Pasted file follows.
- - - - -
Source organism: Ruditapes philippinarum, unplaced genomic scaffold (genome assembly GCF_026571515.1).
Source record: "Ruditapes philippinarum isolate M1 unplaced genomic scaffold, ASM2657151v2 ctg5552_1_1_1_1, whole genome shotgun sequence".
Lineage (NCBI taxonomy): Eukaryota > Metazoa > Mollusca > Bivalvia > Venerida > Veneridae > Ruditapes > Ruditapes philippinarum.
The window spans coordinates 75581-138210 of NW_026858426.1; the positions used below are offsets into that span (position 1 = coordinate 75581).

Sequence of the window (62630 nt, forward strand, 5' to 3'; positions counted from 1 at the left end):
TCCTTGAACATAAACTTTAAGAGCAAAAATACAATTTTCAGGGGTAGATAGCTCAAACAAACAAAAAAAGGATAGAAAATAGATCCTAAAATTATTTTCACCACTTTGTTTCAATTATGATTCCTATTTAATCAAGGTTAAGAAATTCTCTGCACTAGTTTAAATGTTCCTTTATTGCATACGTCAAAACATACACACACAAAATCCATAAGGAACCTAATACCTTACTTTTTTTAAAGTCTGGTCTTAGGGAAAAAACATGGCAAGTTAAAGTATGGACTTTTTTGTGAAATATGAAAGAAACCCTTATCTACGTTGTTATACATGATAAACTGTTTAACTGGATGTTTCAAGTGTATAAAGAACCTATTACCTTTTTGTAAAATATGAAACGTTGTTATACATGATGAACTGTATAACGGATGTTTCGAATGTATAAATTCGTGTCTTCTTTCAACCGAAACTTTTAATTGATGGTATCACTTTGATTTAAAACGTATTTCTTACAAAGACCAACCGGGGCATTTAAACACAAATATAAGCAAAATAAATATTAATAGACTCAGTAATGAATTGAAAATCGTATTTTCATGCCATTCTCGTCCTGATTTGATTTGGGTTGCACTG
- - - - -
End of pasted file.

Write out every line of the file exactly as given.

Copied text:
Source organism: Ruditapes philippinarum, unplaced genomic scaffold (genome assembly GCF_026571515.1).
Source record: "Ruditapes philippinarum isolate M1 unplaced genomic scaffold, ASM2657151v2 ctg5552_1_1_1_1, whole genome shotgun sequence".
Lineage (NCBI taxonomy): Eukaryota > Metazoa > Mollusca > Bivalvia > Venerida > Veneridae > Ruditapes > Ruditapes philippinarum.
The window spans coordinates 75581-138210 of NW_026858426.1; the positions used below are offsets into that span (position 1 = coordinate 75581).

Sequence of the window (62630 nt, forward strand, 5' to 3'; positions counted from 1 at the left end):
TCCTTGAACATAAACTTTAAGAGCAAAAATACAATTTTCAGGGGTAGATAGCTCAAACAAACAAAAAAAGGATAGAAAATAGATCCTAAAATTATTTTCACCACTTTGTTTCAATTATGATTCCTATTTAATCAAGGTTAAGAAATTCTCTGCACTAGTTTAAATGTTCCTTTATTGCATACGTCAAAACATACACACACAAAATCCATAAGGAACCTAATACCTTACTTTTTTTAAAGTCTGGTCTTAGGGAAAAAACATGGCAAGTTAAAGTATGGACTTTTTTGTGAAATATGAAAGAAACCCTTATCTACGTTGTTATACATGATAAACTGTTTAACTGGATGTTTCAAGTGTATAAAGAACCTATTACCTTTTTGTAAAATATGAAACGTTGTTATACATGATGAACTGTATAACGGATGTTTCGAATGTATAAATTCGTGTCTTCTTTCAACCGAAACTTTTAATTGATGGTATCACTTTGATTTAAAACGTATTTCTTACAAAGACCAACCGGGGCATTTAAACACAAATATAAGCAAAATAAATATTAATAGACTCAGTAATGAATTGAAAATCGTATTTTCATGCCATTCTCGTCCTGATTTGATTTGGGTTGCACTG